By Miguel Alejandro Hayes
All societies have their rules. Their space for interaction defines the relationships which appear in them. In parallel, there’s a system of theoretical and cultural elements which contribute to completing their structuring.
One of those elements is the liberal individual. It is not too important to have a theory about it –which would expand and adapt to the very development of political science and its different languages–; what is more relevant is the social practice which is legally and morally upheld by accepting and reproducing the structures which generate such a subject. The liberal individual is none other than the one which subordinates himself to the logic of a type of proprietary property, and for which corresponding civic norms are written.
In order to measure this man of modernity –a question which occupied the thought of Immanuel Kant–, there’s the criterion of ‘age of majority’. With it we differentiate the child –and his or her corresponding subjectivity– from the adult and the ‘maturity’ which is attributed to him or her. This maturity is nothing else than adapting to a set of abstract norms dictated by not-at-all spontaneous morals. And the figure of the adult is defined –especially in popular culture– by responsibility, acceptance and compliance to the above-mentioned norms. Therefore, the liberal individual in adulthood is none other than the normalized individual. It’s worth asking whether this constitutes true age of majority.
The critique of liberalism is a critique of any projection which attempts to incarcerate human capacity as the users of a social order for the unequal appropriation of the social product. Adulthood is marked by a boosting of the creative forces possessed since childhood; a maturing of the capacities one is born with, and which are developed in the early years of life.
True age of majority is exercising the capacities to problematize, incorporate, decide, reflect.
Man as a rational being reaches adulthood with his reflections, not in becoming that normalized adult. These aspects do not mean chaos or renouncing affective traditions, as may be caring for the young or the elderly, but they do imply rethinking a set of rules of social order regarding the political side of society and its legal, moral and ideological implications, among others. The problem isn’t either that there may be a ‘mold’ which is used to normalize, since this is an inevitable conditioning. The problem is rather in the fact that it may act as a structure to delimit the subject, and not as a mechanism to promote thought as an act of creation.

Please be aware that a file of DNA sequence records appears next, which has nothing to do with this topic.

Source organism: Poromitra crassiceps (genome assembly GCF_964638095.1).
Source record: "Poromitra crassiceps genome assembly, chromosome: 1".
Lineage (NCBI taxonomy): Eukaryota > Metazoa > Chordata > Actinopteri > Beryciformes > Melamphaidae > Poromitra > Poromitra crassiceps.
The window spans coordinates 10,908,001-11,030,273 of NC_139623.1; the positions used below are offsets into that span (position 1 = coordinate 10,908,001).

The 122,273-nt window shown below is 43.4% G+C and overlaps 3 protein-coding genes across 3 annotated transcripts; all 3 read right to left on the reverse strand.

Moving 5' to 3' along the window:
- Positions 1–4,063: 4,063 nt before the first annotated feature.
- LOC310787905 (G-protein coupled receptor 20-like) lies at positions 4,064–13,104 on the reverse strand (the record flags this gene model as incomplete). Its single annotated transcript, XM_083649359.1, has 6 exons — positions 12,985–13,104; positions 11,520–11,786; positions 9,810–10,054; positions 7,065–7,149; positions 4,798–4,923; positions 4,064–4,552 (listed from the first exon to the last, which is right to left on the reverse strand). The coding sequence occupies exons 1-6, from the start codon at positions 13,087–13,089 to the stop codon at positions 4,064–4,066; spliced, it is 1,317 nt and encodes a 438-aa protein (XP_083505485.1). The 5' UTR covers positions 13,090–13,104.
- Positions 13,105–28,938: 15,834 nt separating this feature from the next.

On the other hand, in every society in which the reproductive and repetitive mentality of the normalized man is encouraged as a way to ensure the continuity of the dominant ideas –political ideology is its most visible face, which uses the apparatus of the state–, those who are rewarded are the ones able to show in their actions that they multiply those routines and forms established by the system.
Real socialisms, the bearers of a freakish Marxism which was nothing more than a type of liberalism, obviously could not escape applying the notion of the normalized liberal adult, obedient of the political system headed by the Party.
Cuban society, state-centered by tradition, is not too far from tripping over the same stone. And so we see that the young who have been rewarded by the old tradition of dogmatic communism –ever since the time of Mella–, have been those able to bear obedience. But the mechanism of social incentives determines the type of person the system will stimulate as a general rule.
Today, the obedient adult is still stimulated, rather than the reflective one able to develop teachings and to conceive them for society. Not being part of obedience –which always supports social hierarchies–, is true adulthood, and not the liberal kind. It will turn out to be true that rebelliousness is an expression of maturity.
Those responsible shall decide which one to bet on.
(Translated from the original)